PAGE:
The South Florida Sun Sentinel continues its 10-part series looking at the top prospects in the upcoming NFL draft (April 28-30) with edge rushers. Players who pressure quarterbacks are the second-most in-demand position in football, so don’t be surprised if three edge players are among the top-five selections in the 2022 draft class.
Georgia’s Travon Walker
Walker lined up all across Georgia’s talented defensive line, creating the most favorable mismatch for the Bulldogs. His statistics weren’t impressive (65 career tackles, 9.5 sacks in three seasons), but his overall athleticism is off the charts. He’s not a pure edge rusher, so whichever team selects him will need to be patient with his development. But the sky is the limit. He’s a boom-or-bust pick.
Michigan’s Aidan Hutchinson
Hutchinson’s tenacity, character and impressive physical traits make him a contender for the No. 1 overall pick, and indicates that he could possess All-Pro talent. The biggest concern is that 14 of his 18.5 career sacks came in his senior season, his fourth year of college football. But there’s little doubt he has the talent to be a Day 1 starter.
Oregon’s Kayvon Thibodeaux
Thibodeaux reminds some of former Oregon standout Dion Jordan, without the off-field character concerns. He’s a long and lean edge rusher who bends and turns the corner with ease. He converts speed to power well, and can be sturdy on the edges. The injuries he faced in his final college season warrant some thorough examination.
Purdue’s George Karlaftis
Karlaftis is an phenomenal athlete who wins with power and physicality. He’s effective at setting the edge in the run game and plays with an aggressive temperament that will allow him to serve as a 3-4 defensive end. He uses his hands well at the point of attack and has an array of countermoves that allowed him to deliver 14.5 sacks in his three seasons at Purdue.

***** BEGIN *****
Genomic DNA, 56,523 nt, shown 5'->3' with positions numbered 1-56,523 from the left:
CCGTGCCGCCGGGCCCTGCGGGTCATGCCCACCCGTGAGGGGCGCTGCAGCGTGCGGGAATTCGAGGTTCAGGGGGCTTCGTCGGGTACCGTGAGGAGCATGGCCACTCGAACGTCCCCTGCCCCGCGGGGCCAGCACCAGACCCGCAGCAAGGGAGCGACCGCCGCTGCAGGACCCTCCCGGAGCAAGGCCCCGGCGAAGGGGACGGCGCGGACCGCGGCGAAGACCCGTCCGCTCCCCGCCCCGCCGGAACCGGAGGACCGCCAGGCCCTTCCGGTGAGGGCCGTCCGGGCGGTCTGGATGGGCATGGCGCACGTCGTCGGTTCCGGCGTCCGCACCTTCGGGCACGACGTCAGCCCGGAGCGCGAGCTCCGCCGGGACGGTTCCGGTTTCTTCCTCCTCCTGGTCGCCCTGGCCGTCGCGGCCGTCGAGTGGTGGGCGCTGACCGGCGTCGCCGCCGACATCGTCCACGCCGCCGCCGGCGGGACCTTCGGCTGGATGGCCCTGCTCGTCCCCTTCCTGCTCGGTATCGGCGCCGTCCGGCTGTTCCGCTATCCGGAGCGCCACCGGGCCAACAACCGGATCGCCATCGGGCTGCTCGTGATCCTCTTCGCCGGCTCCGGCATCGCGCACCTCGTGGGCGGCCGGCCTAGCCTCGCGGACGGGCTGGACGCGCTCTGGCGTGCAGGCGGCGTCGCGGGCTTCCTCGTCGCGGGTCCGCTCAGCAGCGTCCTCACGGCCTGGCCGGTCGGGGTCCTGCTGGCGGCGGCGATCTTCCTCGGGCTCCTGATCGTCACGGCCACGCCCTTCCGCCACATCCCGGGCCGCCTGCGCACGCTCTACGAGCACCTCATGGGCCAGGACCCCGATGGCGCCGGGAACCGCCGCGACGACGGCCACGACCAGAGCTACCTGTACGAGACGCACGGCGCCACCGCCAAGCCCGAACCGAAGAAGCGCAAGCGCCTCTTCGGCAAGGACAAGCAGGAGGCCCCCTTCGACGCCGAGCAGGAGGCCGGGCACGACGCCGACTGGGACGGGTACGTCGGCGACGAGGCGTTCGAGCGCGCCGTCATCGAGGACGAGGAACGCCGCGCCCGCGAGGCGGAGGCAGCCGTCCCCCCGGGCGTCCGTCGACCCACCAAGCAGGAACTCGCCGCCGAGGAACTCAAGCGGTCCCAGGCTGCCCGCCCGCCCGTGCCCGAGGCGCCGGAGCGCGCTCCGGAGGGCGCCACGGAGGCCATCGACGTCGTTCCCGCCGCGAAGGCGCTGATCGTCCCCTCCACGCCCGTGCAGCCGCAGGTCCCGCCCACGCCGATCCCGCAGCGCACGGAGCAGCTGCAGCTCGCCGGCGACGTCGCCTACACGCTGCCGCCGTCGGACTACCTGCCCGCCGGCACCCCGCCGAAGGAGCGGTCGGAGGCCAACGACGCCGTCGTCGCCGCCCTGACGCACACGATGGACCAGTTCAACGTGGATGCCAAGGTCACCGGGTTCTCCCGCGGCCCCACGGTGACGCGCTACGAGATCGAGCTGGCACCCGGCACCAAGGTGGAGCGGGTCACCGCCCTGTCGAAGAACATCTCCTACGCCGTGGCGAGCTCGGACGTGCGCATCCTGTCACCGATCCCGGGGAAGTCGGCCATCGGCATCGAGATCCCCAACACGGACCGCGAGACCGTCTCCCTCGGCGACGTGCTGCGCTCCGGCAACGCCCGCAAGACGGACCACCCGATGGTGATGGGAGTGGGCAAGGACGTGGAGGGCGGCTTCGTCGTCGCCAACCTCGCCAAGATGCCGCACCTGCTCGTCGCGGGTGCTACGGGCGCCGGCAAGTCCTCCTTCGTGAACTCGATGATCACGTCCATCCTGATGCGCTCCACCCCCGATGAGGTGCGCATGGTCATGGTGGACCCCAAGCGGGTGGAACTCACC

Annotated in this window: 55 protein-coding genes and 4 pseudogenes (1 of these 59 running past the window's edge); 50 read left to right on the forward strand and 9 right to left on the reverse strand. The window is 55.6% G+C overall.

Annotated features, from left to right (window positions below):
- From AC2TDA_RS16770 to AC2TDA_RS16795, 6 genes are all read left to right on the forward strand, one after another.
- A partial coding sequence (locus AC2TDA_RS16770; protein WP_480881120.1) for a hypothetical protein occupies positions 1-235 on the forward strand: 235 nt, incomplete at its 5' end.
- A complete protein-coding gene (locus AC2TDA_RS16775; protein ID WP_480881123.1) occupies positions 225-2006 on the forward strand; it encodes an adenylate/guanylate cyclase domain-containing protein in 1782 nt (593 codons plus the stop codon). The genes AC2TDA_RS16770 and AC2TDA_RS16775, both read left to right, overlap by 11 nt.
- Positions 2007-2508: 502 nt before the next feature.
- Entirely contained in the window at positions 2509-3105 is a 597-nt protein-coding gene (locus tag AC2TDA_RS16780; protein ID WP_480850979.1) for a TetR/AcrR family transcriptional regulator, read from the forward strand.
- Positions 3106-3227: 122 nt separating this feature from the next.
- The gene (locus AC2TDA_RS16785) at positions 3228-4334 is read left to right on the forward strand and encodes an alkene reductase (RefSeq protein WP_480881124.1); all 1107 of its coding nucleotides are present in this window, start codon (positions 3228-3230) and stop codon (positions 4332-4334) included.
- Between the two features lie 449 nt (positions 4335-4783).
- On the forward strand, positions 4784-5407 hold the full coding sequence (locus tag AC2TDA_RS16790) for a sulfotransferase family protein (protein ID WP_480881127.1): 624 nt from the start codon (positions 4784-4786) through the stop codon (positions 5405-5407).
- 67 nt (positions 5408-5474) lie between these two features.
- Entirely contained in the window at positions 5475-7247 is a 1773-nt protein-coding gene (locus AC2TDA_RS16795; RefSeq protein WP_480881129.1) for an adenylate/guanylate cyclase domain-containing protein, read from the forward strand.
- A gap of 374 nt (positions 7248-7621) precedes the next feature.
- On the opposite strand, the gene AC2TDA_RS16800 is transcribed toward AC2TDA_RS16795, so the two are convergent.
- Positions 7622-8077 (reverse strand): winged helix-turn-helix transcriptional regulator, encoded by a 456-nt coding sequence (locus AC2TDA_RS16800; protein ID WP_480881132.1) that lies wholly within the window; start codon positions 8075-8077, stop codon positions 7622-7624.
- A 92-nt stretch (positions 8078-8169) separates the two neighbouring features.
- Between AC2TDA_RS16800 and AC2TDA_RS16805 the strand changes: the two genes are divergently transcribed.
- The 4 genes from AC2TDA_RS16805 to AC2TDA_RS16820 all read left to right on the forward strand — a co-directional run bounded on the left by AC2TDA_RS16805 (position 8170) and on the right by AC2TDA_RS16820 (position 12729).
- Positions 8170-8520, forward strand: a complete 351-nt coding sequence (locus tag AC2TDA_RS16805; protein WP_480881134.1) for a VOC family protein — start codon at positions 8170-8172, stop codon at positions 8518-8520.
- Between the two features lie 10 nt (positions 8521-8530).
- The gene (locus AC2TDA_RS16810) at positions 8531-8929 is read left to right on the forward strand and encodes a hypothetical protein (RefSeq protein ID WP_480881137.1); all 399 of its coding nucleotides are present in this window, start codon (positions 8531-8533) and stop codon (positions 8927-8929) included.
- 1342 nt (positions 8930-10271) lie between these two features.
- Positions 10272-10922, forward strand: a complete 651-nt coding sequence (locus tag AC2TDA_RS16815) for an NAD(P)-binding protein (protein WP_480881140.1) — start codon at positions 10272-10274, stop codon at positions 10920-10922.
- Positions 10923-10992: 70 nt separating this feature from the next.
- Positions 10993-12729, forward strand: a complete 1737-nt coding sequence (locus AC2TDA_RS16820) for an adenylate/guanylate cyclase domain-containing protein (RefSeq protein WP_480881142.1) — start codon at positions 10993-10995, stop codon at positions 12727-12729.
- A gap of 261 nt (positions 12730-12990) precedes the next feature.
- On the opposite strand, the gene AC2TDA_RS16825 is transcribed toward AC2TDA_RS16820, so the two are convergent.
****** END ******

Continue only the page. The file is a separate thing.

Florida State’s Jermaine Johnson II
Johnson is a one-year full-time starter with an underdeveloped pass rush, who has occasional lapses in awareness. But the athleticism and talent level is obvious and was reflected by his one season as a Seminole, when he recorded 70 tackles and 12 sacks. He’s technically raw, so his position coach will be putting in long hours.
Best of the Rest
Michigan’s David Ojabo might have been a first-round pick he didn’t tear his ACL at his pro day in April. Whichever team selects him in Day 2 or possibly 3 might be getting a steal. Minnesota’s Boye Mafe, USC’s Drake Jackson, San Diego State’s Cameron Thomas, South Carolina’s Kingsley Enagbare and Houston’s Logan Hall all have the talent to become rookie starters, if not standouts in the right scheme.
Class Grade: B
This happens to be one of the deepest areas of the 2022 draft. It’s filled with an abundance of top-100 talents in this draft, many of whom have the potential to become starters in their first two seasons. But the marquee edge players in this draft don’t have the sex appeal that the Watt and Bosa brothers have. They will likely become solid pros, but not defensive ends teams build their entire defense around.
Teams in need
There isn’t a single team in the NFL that couldn’t use another edge player, and won’t consider selecting one with their first three draft selections because that’s how hard they are to find. But the Cowboys, Giants, Eagles, Bears, Lions, Packers, Falcons, Cardinals, Rams, Seahawks, Dolphins Ravens, Bengals, Texans, Colts, Jaguars and Broncos need to find edge players that fit their scheme. Don’t be surprised if teams have to trade up, jockeying for the top options.
Emmanuel Ogbah is Miami’s second-best defender, but the Dolphins need to find someone reliable to put opposite him. Jaelan Phillips, Miami’s 2021 first-round pick, thrived when Miami scrapped their plans to make him an outside linebacker and used the former Hurricanes standout strictly as a pass rusher last season. Behind those two there’s only linebacker Andrew Van Ginkel and two developmental projects in Daeshon Hall and Darius Hodge as edge players.